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White male vulnerability as heterosexual fantasy
Susanna Paasonen

and uproot early experiences of hunger, violence, hurt, death, abandonment and neglect in ways enabling therapeutic healing. This chapter asks what makes the traumatised and vulnerable super-​rich white man appealing as a heterosexual fantasy figure. In order to unravel vulnerability as both a fantasy that lends the series much of its commercial power and a narrative instrument deployed in character building, I first examine the use of generic romance and erotica conventions (e.g. Radway, 1984; Snitow, 1983) as well as the gendered forms of affective labour that the

in The power of vulnerability
Open Access (free)
The early British films of Joseph Losey
Neil Sinyard

be a good thing. As Gavin Lambert said at the time: ‘There is a splendour about this film, which has one of the most absurdly extravagant plots on record, and never flinches from it.’ As well as the energy of the visual style, what also marks out Losey’s English films at this time is what one might call his American ‘baggage’ – his background and early experience in American

in British cinema of the 1950s
Obama, Trump and the Asia Pacific political economy
Michael Mastanduno

protectionist sentiment by mobilising export interests (e.g. large transnational firms), and promising to open markets abroad. 22 Market access abroad was the hegemonic response to protectionist pressure at home. The TPP, by offering to US multinationals the promise of state-of-the-art liberalisation in the global economy’s most dynamic region, did just that. Trump: From hegemony to balancing? Any analysis that extrapolates enduring foreign policy patterns from the early experience of a new administration must proceed with caution. In the case of President Trump

in The United States in the Indo-Pacific
James Thompson

’s relational aesthetics in the work that follows, I am accepting his perspective that making art could be a ‘proposal to live in a shared world’ ( 2002 : 22). This, in turn, suggests a rethinking of some existing community-based theatre practices. Ethics of care We have all experienced care, perhaps of varying quality, in order to grow and enter adulthood. Of course since this early experience, many adults might also have taken on caregiving roles supporting others, whether children and other family or friends, or patients and clients, and similarly they might have been

in Performing care
Bonnie Evans

‘phantasies’ in relation to their early experiences that led them to repress or divert internal forces and drives, which could manifest problems in later life. Isaacs claimed that from the moment an infant experienced an instinctual urge, he also had the capacity to think about that urge and to imagine the direction it may take. If an instinctual drive was frustrated, then the infant

in The metamorphosis of autism
The short history of Indian doctors in the Colonial Medical Service, British East Africa
Anna Greenwood and Harshad Topiwala

the socio-medical worlds they faced); district medical reports are also very useful (see below, note 33). Very early experiences are recorded in BL IOR/L/MIL/7/12673, H.D. Masani, Report on the Health of the Mombasa Force, including 24th Bombay Infantry, 3 June 1896 and BL IOR/ MIL/7/14462: 1899–1901, Collection 323/40 Promotion of Uganda Railway Hospital Assistant Rahmat Ali

in Beyond the state
Open Access (free)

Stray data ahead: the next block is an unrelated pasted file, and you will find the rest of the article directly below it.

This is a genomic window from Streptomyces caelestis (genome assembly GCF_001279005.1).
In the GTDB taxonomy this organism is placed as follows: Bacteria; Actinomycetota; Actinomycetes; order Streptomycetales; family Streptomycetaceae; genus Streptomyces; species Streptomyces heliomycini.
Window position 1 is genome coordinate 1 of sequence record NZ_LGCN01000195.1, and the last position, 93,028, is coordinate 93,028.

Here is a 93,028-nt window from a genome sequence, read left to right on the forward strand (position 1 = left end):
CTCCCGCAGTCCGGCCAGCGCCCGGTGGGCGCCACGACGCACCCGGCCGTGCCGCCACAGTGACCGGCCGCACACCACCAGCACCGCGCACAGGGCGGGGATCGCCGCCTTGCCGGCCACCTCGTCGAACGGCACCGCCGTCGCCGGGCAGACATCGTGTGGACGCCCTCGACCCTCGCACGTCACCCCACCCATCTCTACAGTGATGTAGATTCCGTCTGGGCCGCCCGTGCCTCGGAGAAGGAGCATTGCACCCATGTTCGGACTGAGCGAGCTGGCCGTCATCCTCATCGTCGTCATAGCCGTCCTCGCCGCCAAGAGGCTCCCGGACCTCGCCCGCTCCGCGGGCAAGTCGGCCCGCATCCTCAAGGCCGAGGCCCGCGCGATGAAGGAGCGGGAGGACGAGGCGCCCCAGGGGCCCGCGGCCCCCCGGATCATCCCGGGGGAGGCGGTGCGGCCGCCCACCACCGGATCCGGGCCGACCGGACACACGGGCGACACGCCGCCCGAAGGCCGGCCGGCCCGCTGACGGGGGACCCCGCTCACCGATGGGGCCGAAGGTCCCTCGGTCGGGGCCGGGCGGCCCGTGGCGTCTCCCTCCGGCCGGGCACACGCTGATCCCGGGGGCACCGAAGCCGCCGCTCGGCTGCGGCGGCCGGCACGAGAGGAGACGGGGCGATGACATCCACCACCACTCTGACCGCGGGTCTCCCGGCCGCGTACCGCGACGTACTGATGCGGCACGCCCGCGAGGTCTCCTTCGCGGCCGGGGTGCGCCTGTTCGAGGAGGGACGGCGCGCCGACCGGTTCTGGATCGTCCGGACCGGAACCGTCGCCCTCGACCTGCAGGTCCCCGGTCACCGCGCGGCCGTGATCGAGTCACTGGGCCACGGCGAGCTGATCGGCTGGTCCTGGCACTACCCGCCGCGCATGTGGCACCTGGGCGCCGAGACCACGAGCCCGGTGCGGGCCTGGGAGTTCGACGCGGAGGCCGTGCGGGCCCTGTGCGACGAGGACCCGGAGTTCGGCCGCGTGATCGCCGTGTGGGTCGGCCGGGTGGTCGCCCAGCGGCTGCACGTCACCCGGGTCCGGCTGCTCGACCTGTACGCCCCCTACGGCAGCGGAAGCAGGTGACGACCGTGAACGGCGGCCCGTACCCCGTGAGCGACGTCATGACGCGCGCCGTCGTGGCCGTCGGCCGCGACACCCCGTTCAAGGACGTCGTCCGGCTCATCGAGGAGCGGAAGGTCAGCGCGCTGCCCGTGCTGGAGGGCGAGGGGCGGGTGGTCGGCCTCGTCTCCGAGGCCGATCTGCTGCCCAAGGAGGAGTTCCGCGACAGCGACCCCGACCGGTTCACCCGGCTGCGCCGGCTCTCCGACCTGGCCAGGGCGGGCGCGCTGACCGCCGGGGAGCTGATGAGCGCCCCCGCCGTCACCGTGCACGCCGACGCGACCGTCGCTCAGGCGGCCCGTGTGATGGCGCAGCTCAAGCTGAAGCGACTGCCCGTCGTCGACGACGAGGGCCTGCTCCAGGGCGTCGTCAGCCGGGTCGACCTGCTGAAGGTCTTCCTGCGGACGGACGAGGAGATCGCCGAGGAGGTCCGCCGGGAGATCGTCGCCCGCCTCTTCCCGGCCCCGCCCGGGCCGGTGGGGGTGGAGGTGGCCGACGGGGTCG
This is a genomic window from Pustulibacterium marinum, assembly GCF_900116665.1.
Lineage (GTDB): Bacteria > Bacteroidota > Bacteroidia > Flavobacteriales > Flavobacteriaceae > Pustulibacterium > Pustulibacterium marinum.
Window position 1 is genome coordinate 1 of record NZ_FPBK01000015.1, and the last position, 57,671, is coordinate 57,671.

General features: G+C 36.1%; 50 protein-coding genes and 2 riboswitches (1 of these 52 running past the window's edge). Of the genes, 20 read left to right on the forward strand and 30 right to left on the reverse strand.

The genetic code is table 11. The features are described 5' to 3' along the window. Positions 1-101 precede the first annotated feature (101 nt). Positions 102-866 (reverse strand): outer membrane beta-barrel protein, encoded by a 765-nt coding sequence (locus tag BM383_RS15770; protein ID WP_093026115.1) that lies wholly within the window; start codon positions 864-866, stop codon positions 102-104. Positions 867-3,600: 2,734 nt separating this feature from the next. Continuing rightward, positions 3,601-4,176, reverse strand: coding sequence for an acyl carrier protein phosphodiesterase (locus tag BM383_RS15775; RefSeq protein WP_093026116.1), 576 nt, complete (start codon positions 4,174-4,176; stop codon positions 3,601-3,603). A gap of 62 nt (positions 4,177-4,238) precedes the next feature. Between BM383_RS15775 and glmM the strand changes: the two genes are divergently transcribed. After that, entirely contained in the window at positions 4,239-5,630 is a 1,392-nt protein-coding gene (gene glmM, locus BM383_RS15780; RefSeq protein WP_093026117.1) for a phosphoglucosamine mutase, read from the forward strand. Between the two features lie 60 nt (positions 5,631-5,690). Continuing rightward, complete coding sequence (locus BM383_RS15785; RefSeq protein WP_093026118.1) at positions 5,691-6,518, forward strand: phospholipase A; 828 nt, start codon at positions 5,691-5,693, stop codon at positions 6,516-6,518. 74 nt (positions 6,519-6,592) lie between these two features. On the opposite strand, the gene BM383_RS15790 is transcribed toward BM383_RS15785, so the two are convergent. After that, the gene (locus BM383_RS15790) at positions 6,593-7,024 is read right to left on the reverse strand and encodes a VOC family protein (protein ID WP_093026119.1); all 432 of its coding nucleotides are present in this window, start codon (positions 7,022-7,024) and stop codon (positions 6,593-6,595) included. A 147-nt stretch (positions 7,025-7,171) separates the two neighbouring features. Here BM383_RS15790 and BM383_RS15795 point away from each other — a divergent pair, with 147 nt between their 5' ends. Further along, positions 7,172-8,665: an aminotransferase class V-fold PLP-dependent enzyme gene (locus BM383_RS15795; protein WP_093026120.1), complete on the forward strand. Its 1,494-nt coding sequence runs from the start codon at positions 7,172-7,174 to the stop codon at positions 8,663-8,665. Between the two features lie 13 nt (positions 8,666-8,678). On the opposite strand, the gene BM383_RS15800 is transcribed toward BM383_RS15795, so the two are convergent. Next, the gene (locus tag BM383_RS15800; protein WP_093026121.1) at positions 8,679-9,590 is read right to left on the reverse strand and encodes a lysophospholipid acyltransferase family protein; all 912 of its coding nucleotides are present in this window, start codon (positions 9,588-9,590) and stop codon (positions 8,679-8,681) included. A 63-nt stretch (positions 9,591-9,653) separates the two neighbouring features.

Balance, malleability and anthropology: historical contexts
Chris Millard

the above-mentioned discussions of adaptation and evolution, to the varied concepts of psychoanalysis, where early experiences are said to mould future character and pathology to an enormous extent. This emerges very clearly in child guidance. 18 It is also evident in some strands of sociology – even as part of those ideas that deploy concepts of culture as a measure of civilisation. 19 What I am arguing instead, is that an

in Balancing the self
Christine E. Hallett

brief account of Kate Luard’s early experiences of the First World War, see:  Christine E. Hallett, Veiled Warriors:  Allied Nurses of the First World War (Oxford:  Oxford University Press, 2014): Chapter 1. 25 Anon., Diary of a Nursing Sister: 52–3. On nursing work on hospital trains, see: Hallett, Veiled Warriors: Chapter 1. 26 Anon., Diary of a Nursing Sister: 88–90. 27 Anon., Diary of a Nursing Sister: 206. 28 Anon., Diary of a Nursing Sister: 212. 29 Vera Brittain, Testament of Youth:  An Autobiographical Study of the Years 1900–1925 (London: Virago Press, 2004

in Nurse Writers of the Great War
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Winifred Dolan beyond the West End
Lucie Sutherland

life, but it does not receive extended attention beyond Small Beer. In the ‘Guide to Stage Management’, Dolan describes her integral role in the evolution of drama work at New Hall, before providing technical specifications for the theatre space. When assessing how West End work is used, the final page of the Foreword to this volume is of particular interest. Here, it is made explicit that early experience has been translated into clear lines of practice, to enhance personal authority as a teacher and producer. The Foreword concludes ‘Winifred Dolan, Newnham Paddox

in Stage women, 1900–50
Open Access (free)
Bridget Byrne and Carla De Tona

? respondents, grammar schools4 do offer a form of selective education which is (largely) not based on financial status. The following section will discuss how, just as earlier experiences of schools in an area can influence parents’ perceptions, the respondents’ own experience in different sectors within the educational landscape sometimes shaped their views of the available choices, particularly in relation to grammar schools. Selective education: grammar schools None of the three areas in which the parents lived had selective grammar schools.5 However, in all three areas

in All in the mix